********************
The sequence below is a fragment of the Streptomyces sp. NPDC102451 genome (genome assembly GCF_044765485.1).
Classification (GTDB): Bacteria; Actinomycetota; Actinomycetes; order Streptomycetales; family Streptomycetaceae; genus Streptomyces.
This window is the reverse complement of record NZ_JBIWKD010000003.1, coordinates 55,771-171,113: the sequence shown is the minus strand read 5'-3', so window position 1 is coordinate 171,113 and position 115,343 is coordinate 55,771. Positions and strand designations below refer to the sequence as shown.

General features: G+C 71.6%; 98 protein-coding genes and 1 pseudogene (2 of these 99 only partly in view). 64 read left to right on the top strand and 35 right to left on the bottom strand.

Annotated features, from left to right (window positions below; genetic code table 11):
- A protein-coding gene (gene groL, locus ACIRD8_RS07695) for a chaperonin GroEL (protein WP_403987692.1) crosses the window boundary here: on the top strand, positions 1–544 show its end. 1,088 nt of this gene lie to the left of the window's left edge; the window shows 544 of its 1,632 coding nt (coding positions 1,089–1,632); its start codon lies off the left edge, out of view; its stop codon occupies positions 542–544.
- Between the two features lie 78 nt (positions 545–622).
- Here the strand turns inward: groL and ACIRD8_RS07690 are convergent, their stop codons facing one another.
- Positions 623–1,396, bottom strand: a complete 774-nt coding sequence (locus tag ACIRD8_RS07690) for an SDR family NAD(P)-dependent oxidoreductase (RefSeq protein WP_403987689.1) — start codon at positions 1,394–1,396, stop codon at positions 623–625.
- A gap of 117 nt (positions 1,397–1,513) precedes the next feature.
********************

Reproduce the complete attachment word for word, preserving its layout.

The sequence below is a fragment of the Streptomyces sp. NPDC102451 genome (genome assembly GCF_044765485.1).
Classification (GTDB): Bacteria; Actinomycetota; Actinomycetes; order Streptomycetales; family Streptomycetaceae; genus Streptomyces.
This window is the reverse complement of record NZ_JBIWKD010000003.1, coordinates 55,771-171,113: the sequence shown is the minus strand read 5'-3', so window position 1 is coordinate 171,113 and position 115,343 is coordinate 55,771. Positions and strand designations below refer to the sequence as shown.

General features: G+C 71.6%; 98 protein-coding genes and 1 pseudogene (2 of these 99 only partly in view). 64 read left to right on the top strand and 35 right to left on the bottom strand.

Annotated features, from left to right (window positions below; genetic code table 11):
- A protein-coding gene (gene groL, locus ACIRD8_RS07695) for a chaperonin GroEL (protein WP_403987692.1) crosses the window boundary here: on the top strand, positions 1–544 show its end. 1,088 nt of this gene lie to the left of the window's left edge; the window shows 544 of its 1,632 coding nt (coding positions 1,089–1,632); its start codon lies off the left edge, out of view; its stop codon occupies positions 542–544.
- Between the two features lie 78 nt (positions 545–622).
- Here the strand turns inward: groL and ACIRD8_RS07690 are convergent, their stop codons facing one another.
- Positions 623–1,396, bottom strand: a complete 774-nt coding sequence (locus tag ACIRD8_RS07690) for an SDR family NAD(P)-dependent oxidoreductase (RefSeq protein WP_403987689.1) — start codon at positions 1,394–1,396, stop codon at positions 623–625.
- A gap of 117 nt (positions 1,397–1,513) precedes the next feature.